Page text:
On the evening of July 28 (2019) in Gilroy, California, a 19-year-old white gunman, Santino William Legan, fired into a crowd of people attending the annual Garlic Festival. Legan was the racist grandson of a former county supervisor. He succeeded in killing three people, two of them children, before he himself went down in a hail of police gunfire — or, in another version, shot himself in the mouth after being wounded by police gunfire.
The following Saturday in El Paso, Texas, another young white male racist, 21-year-old Patrick Crusius, fired into a crowd at a local Walmart. Crusius killed 22 people and wounded dozens more before he was captured by police. Only a few hours later, a 29-year-old white gunman, Connor Betts, opened fire outside a bar in Dayton, Ohio. Before he was killed by police gunfire, Betts killed nine people, mostly African-American but also his own sister. In high school, Betts had expressed vicious misogynistic views.
Of the three white gunmen, the most “articulate” — and the only one to survive — is Patrick Crusius. He is the author of a racist manifesto that, echoing Donald Trump and other right-wing politicians, blamed white unemployment on — in addition to automation and corporations — the “Hispanic invasion” of Texas.
In his manifesto, Crusius hailed the March 15 massacre earlier this year by white racist gunmen of 51 Muslims at two mosques in Christchurch, New Zealand.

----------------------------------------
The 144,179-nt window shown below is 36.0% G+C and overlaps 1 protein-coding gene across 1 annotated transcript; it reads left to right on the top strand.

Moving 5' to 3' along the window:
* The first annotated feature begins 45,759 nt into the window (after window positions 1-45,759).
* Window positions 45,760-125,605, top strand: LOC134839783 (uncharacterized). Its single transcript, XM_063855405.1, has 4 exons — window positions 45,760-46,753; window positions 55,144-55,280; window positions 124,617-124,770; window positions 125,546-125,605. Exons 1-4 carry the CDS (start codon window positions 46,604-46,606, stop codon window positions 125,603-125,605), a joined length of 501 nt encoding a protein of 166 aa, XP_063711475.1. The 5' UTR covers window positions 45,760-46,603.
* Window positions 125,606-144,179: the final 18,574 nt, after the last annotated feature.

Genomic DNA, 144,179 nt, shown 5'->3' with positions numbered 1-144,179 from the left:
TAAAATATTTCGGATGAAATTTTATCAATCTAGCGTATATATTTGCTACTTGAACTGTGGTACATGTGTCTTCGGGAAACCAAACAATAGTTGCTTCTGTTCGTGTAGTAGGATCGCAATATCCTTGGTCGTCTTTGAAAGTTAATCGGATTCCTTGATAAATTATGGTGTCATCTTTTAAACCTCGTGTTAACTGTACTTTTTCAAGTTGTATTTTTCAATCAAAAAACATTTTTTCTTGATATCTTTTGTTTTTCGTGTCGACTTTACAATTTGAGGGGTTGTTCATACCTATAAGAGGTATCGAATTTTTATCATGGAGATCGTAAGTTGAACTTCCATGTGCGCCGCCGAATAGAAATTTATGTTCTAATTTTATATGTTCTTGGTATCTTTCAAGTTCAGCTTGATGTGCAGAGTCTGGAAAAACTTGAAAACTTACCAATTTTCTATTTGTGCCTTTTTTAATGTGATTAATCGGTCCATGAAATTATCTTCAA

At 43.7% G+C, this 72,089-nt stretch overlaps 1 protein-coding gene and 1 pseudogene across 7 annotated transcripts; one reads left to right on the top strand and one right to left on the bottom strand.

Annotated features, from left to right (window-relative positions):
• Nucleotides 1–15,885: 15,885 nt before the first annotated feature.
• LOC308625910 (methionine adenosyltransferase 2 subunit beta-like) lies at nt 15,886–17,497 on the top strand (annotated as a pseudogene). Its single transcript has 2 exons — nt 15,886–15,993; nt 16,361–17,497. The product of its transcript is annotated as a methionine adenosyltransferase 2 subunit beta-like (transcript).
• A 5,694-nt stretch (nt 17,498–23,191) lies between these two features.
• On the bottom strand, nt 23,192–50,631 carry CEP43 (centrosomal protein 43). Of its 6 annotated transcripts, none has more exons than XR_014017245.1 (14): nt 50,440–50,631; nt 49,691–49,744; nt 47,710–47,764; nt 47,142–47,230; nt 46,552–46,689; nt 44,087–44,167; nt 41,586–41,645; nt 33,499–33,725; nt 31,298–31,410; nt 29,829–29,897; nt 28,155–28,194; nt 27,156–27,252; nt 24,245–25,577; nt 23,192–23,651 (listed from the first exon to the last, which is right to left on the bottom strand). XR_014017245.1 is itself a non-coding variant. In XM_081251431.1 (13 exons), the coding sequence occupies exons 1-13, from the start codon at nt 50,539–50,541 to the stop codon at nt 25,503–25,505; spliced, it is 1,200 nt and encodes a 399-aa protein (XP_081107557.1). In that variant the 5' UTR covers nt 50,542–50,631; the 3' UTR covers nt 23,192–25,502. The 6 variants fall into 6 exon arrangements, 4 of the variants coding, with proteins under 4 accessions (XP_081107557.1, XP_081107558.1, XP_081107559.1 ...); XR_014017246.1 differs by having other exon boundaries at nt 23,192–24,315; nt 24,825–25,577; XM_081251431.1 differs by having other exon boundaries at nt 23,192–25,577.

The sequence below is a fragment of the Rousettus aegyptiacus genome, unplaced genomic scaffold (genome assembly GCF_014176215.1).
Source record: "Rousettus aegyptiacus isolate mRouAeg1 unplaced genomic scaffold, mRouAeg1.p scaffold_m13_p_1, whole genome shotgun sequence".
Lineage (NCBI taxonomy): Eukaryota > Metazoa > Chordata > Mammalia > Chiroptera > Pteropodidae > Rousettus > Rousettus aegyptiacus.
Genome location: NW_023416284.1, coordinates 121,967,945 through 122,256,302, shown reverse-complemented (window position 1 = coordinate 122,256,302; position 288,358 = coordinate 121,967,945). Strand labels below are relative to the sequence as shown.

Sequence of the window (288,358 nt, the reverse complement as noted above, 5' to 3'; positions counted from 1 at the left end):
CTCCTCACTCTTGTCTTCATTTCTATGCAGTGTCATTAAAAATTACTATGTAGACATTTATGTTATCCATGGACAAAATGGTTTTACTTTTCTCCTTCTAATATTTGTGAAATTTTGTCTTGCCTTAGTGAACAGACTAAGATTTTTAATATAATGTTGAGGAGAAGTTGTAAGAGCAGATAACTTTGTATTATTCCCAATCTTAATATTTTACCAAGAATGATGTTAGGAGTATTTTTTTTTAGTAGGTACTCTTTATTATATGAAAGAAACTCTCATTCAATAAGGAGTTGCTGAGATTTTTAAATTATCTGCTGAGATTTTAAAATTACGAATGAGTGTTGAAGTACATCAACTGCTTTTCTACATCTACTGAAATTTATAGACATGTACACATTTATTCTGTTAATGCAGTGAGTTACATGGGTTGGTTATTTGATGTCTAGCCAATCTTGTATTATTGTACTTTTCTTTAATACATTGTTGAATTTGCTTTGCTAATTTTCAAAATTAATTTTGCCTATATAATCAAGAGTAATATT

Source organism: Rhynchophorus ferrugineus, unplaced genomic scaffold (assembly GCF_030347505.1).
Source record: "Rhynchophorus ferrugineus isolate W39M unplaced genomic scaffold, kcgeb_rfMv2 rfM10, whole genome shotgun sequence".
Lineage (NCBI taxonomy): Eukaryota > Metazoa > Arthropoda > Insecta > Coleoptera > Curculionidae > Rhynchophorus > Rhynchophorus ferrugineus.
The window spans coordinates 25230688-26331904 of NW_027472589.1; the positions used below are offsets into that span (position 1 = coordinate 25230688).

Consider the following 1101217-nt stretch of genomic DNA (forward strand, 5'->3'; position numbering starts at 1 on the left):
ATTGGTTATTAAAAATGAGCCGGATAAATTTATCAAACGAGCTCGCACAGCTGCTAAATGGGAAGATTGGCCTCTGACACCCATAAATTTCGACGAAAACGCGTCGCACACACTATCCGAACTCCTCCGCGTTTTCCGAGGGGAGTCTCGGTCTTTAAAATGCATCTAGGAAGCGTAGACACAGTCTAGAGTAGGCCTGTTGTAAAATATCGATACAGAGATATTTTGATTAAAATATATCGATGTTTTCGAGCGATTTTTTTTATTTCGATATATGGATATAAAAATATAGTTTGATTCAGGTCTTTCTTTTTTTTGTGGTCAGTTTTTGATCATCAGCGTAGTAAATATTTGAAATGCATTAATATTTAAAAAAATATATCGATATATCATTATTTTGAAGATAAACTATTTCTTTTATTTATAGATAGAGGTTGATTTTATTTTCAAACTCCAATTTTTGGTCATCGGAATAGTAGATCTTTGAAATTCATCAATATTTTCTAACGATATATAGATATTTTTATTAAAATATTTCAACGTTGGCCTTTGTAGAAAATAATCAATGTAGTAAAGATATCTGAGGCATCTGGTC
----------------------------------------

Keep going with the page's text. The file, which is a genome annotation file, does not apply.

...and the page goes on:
One thought on “Political and Economic Crises (Pt 10)”
What are we supposed to make of the negative-yielding long-term German bonds? Why wouldn’t investors want to hoard gold instead?
Also, wouldn’t we expect to see high interest rates if we were in the critical period of the industrial cycle? It seems like, with the sharp decline in interest rates recently, the crisis has already broken and the credit market has already relaxed. Wouldn’t we expect to see the world economy cyclically improve from this point on? (Not to say that we won’t continue to see a secular, terminal decline in the vigor of world capitalism…but shouldn’t we see a bit of a relative uptick with even long-term interest rates being so low?)
This situation now doesn’t remind me of the 1970s because there the Central Banks were desperately trying to hold short term rates down even while they were powerless to keep long-term rates from rising due to the expectations of currencies depreciating versus gold and long-term investors wanting to make up for the depreciation of the currencies they would be paid back in. But lately the long-term rates have fallen even more than short-term ones. Investors who are content to sit on negative-yielding German bonds are apparently even less concerned about major currencies depreciating versus gold than the ECB or Federal Reserve are.